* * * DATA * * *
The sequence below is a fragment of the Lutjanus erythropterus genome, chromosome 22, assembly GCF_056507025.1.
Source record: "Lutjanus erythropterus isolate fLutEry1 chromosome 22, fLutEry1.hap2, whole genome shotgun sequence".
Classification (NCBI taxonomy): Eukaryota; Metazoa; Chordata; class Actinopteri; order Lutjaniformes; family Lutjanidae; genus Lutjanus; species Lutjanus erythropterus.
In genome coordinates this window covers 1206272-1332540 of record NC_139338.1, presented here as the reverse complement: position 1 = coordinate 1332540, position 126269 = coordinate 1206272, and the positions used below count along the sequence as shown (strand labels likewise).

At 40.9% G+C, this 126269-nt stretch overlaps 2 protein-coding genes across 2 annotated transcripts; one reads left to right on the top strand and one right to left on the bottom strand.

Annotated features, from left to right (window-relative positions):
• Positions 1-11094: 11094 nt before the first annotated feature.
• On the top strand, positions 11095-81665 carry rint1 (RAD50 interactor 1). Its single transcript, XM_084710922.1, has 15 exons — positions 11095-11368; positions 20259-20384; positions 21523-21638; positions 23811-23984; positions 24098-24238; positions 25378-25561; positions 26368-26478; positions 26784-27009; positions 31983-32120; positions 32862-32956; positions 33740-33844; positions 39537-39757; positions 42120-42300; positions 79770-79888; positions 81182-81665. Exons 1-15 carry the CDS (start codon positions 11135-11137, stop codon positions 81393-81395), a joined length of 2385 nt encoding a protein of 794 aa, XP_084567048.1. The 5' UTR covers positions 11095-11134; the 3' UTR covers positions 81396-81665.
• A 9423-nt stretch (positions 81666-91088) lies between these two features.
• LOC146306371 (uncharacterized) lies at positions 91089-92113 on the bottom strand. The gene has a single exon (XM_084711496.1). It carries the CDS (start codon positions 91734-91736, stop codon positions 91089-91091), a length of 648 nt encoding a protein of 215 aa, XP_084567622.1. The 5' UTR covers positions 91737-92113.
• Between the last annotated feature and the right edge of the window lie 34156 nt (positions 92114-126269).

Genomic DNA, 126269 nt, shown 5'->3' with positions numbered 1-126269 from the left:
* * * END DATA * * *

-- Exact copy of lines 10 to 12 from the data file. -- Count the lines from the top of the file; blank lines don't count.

• LOC146306371 (uncharacterized) lies at positions 91089-92113 on the bottom strand. The gene has a single exon (XM_084711496.1). It carries the CDS (start codon positions 91734-91736, stop codon positions 91089-91091), a length of 648 nt encoding a protein of 215 aa, XP_084567622.1. The 5' UTR covers positions 91737-92113.
• Between the last annotated feature and the right edge of the window lie 34156 nt (positions 92114-126269).

Genomic DNA, 126269 nt, shown 5'->3' with positions numbered 1-126269 from the left: